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SR’s Fab 5 is a collection of inside scoop, analysis and insight from yours truly, PewterReport.com publisher and Bucs beat writer Scott Reynolds. Here are a few things that caught my attention this week at One Buc Place and around the NFL.
FAB 1. Bucs Have To Be Thinking About Gruden
I am aware that there are still seven games left in the Bucs’ 2017 season and there currently isn’t a head coaching vacancy in Tampa Bay.
But after five straight losses prior to last week’s 15-10 win over the New York Jets, the Glazers have to be thinking about replacing offensive-minded head coach Dirk Koetter, especially since his offense is averaging a woeful 9.3 points per game over the last three games, and just 17.7 points per game this season (minus two defensive touchdowns) despite a plethora of weapons in this year’s arsenal.
And the Glazers have to be thinking about former Bucs head coach Jon Gruden, who has been teasing a return to coaching since meeting with me at his FFCA (Fired Football Coaches Association) office a few days before the start of training camp. I reported that Gruden was preparing for a return to coaching in a SR’s Fab 5 column in July that made national news.
I also broached the idea a month ago of Gruden potentially replacing Koetter at season’s end following the loss at Arizona in my column, With Gruden Lurking, Koetter Needs To Turn Bucs Around Quickly.
Since then, the rumors – or “Grumors” as they are known on the Internet – have intensified with former Oakland general manager Mike Lombardi making some news two weeks ago by also linking Gruden to Tampa Bay.
“I think we can officially put Dirk Koetter on the hot seat,” Lombardi said the GM Street segment of The Ringer NFL Show podcast. “Dirk Koetter has all this talent and they spent all this money and I think Dirk Koetter is going to be on the hot seat. Could he make it through the end of the year? Perhaps. But I think you are going to start hearing – a lot of people in the NFL are telling me that the name they’re hearing is Gruden back to the Bucs job,” Lombardi said. “He’s made up with the Glazers, and the Glazers could easily bring him back. They need somebody to help their franchise out. Right now they have all of this offensive talent and they can’t score any points.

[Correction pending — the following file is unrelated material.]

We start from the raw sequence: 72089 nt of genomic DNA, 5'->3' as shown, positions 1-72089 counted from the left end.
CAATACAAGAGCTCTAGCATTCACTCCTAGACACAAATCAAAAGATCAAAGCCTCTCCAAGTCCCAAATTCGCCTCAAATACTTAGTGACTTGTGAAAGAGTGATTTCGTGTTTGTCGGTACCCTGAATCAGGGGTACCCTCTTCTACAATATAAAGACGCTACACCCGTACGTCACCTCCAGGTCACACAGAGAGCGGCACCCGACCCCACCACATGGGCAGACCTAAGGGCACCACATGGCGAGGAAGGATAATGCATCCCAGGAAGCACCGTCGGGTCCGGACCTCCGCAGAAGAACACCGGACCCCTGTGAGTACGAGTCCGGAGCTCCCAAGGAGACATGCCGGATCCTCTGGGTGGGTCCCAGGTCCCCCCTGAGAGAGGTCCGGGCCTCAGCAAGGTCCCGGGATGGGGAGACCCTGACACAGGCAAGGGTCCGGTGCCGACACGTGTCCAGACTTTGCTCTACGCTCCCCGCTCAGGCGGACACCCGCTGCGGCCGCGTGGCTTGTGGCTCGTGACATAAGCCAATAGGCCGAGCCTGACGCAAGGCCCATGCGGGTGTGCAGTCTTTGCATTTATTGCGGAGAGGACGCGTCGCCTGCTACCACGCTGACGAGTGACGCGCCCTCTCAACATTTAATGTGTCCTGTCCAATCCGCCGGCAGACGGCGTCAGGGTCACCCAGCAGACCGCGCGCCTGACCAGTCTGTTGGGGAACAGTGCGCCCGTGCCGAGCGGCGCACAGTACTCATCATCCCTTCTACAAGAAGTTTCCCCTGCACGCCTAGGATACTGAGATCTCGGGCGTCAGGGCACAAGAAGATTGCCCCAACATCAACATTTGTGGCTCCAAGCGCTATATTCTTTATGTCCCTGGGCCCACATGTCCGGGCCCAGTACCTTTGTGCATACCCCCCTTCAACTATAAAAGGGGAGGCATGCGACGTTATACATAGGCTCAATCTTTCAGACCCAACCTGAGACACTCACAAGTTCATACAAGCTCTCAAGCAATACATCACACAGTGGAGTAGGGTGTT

“Nobody outside the NFL is talking about it, but everybody I talk to in the NFL is talking about the Bucs job and they think it’s going to end up being over with for Dirk Koetter if he doesn’t get this thing turned around fairly quickly, and it doesn’t look like it’s going to get turned around really quickly at all.”
The Gruden-Bucs talk begins at the 15:30 mark.
That’s pretty much what I said after the Arizona game.
This is not a call for Koetter to be fired, and I’m not campaigning for Gruden to take his job. Koetter will decide his own fate. But we are going to look at that scenario closely in this week’s SR’s Fab 5 from every angle.
Understand this: Koetter can make all of the Gruden rumors disappear with more wins. If he can somehow coach the Bucs to another 9-7 record with a 6-1 finish, he probably saves his job.
But with a season full of high expectations quickly turning into another losing year for the Buccaneers, the Glazers have to be thinking about Gruden – the guy that brought this franchise its only Super Bowl championships, three NFC South division titles and the most wins of any head coach in team history. (Pay no attention to the Gruden to Tennessee rumors – he’s never going to be a college head coach.)
If you think it’s too premature for me to be writing about a head coaching change in November, I’ll remind you that NFL owners don’t typically wait until the first week of January to decide to fire their coach and start the search for his replacement. They start to build contingency plans in November and December by putting together short lists of possible replacements if the losses continue to mount and they feel a change should be made at season’s end.
There are typically between five to seven head coaches that are fired or resign each year on “Black Monday,” which is the day after the regular season ends. That’s roughly one-fifth of the league. Then there is immediate competition between those clubs to interview and hire the experienced retread NFL coach, or the up-and-coming hotshot offensive or defensive coordinator – whatever one fits what the owner decides his team needs. There is no time to fire a coach at the end of the season and then start to compile a list of candidates the first week of January.
I haven’t spoken to Gruden since I saw him at his Bucs Ring of Honor induction press conference on August 2 at One Buccaneer Place, nor have I spoken with anybody at One Buccaneer Place about Gruden. I don’t have a solid inclination that the Glazers would actually consider re-hiring the man they fired nine years ago after the Bucs went 9-7 and failed to make the playoffs.